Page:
Tuesday, July 12, 2016

HCV Infection Eradication in Cirrhosis With and Without Portal Hypertension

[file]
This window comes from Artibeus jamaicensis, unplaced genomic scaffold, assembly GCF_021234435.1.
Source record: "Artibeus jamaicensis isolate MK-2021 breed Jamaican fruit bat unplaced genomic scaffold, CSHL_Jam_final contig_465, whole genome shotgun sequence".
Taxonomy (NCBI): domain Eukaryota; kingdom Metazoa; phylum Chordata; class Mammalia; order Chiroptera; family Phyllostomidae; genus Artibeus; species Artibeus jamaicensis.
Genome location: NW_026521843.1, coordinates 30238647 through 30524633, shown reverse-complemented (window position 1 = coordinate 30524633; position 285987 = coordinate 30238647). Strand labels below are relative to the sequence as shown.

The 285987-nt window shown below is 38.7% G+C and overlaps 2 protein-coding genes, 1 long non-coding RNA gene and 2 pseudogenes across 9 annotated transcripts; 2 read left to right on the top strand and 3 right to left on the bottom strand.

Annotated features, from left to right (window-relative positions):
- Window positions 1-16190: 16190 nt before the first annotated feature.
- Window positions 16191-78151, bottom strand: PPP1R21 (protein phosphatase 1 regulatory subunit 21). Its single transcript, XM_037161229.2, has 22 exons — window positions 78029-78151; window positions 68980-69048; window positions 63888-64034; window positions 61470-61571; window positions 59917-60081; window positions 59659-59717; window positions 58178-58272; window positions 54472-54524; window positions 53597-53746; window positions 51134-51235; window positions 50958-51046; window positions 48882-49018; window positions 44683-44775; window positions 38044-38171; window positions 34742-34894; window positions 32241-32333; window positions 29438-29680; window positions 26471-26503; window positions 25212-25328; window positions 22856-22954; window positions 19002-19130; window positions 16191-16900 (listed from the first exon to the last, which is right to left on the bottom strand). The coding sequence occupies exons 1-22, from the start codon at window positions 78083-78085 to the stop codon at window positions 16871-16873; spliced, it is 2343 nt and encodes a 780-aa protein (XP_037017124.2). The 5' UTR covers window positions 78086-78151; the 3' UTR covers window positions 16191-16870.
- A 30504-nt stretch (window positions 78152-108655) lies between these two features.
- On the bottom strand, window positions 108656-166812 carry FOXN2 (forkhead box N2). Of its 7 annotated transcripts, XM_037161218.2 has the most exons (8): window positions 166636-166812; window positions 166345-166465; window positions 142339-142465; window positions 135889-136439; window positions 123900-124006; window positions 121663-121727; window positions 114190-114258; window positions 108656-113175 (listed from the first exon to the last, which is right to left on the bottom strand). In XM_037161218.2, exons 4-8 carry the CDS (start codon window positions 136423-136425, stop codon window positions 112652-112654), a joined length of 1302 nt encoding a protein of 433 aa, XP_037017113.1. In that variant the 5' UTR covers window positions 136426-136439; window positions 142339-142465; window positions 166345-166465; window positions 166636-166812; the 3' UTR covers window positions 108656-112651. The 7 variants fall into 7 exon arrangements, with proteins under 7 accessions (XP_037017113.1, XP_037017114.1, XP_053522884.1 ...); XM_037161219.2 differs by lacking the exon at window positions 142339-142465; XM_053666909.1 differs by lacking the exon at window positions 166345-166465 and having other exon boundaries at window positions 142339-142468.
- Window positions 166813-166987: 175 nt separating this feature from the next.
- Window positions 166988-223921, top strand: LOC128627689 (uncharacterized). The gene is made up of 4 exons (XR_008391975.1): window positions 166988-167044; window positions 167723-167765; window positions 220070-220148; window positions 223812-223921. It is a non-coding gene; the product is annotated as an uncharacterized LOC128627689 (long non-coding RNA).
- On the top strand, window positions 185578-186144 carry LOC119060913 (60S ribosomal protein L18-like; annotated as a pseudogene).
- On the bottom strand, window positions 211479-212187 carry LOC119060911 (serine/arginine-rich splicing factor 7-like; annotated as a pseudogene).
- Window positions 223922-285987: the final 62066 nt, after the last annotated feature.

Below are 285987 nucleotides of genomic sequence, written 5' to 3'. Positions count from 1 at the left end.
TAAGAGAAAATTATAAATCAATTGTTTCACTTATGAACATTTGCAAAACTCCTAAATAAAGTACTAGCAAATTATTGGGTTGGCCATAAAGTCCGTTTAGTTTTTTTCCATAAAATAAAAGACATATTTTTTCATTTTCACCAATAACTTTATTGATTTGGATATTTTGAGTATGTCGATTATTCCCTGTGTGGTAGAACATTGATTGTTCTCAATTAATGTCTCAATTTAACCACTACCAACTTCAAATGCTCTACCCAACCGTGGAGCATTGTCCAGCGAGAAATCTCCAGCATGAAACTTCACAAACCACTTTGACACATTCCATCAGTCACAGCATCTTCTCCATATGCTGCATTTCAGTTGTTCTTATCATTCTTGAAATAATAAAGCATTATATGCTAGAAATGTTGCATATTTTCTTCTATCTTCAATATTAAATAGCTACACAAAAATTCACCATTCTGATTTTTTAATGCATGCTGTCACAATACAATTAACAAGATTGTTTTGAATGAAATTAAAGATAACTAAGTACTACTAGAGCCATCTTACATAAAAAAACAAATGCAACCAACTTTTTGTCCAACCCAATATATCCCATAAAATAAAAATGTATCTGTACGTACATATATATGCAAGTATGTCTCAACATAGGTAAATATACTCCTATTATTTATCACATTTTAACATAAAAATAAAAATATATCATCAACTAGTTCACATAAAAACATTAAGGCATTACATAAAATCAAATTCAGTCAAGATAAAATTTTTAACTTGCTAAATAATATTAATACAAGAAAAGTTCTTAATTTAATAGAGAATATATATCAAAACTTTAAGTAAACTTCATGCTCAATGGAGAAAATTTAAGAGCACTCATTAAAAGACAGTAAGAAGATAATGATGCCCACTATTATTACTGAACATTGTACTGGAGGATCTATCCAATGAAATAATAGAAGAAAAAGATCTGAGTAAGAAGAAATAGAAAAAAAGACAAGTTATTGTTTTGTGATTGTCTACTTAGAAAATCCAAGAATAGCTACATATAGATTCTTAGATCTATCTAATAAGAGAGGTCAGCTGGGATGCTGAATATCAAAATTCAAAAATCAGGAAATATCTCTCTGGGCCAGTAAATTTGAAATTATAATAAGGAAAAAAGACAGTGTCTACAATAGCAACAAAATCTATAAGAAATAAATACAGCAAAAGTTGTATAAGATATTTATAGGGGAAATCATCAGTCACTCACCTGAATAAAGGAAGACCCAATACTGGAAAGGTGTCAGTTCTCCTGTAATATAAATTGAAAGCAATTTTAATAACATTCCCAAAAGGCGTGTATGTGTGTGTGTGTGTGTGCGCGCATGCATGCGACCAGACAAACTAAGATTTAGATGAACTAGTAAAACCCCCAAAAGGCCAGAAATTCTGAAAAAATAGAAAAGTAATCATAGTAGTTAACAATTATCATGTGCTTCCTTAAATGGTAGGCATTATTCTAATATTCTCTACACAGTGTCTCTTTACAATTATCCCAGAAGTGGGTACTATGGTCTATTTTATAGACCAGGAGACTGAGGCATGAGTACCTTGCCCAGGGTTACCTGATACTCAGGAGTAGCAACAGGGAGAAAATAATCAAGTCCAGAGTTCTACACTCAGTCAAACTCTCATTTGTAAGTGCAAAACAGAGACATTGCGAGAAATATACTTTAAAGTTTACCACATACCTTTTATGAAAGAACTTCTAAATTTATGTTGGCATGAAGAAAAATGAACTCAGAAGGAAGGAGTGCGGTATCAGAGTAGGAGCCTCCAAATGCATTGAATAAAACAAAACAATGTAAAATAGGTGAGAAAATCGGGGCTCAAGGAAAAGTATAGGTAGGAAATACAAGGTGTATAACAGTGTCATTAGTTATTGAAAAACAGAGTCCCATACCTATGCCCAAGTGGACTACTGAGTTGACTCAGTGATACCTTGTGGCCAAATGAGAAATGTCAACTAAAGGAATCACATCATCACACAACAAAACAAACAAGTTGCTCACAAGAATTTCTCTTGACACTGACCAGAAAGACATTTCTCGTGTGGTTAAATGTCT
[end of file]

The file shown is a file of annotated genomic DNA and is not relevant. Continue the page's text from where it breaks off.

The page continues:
Atif Zaman, MD, MPH reviewing Di Marco V et al. Gastroenterology 2016 Jul. Successful treatment was associated with reduced risks for liver complications, hepatocellular carcinoma, and death, but not progression of portal hypertension. Hepatitis C virus (HCV) infection eradication in patients with cirrhosis may change the course of liver disease outcomes. Few data exist regarding the effect of HCV infection eradication on portal hypertension in this population. In a prospective cohort study performed at a single tertiary care center in Italy, researchers assessed liver-related outcomes including ascites, variceal hemorrhage, encephalopathy, hepatocellular carcinoma, and deaths in 444 patients with compensated, HCV-related cirrhosis with or without small esophageal varices. Patients underwent treatment with peginterferon and ribavirin for 48 weeks. During endoscopic screening and surveillance, the development of new varices and progression of varices were assessed. During a median follow-up of 7.6 years, the following results were observed: Sustained virologic response (SVR) at 24 weeks posttherapy was achieved in 31% of patients without varices and 18% of those with varices. Among patients without varices, achieving SVR was significantly associated with lower likelihood of developing varices (hazard ratio, 0.2). Among patients with varices, achieving SVR was not significantly associated with reduced risk for progression of varices. Regardless of whether patients had varices, achieving SVR was associated with reduced risks for liver disease complications (e.g., ascites), hepatocellular carcinoma, and mortality.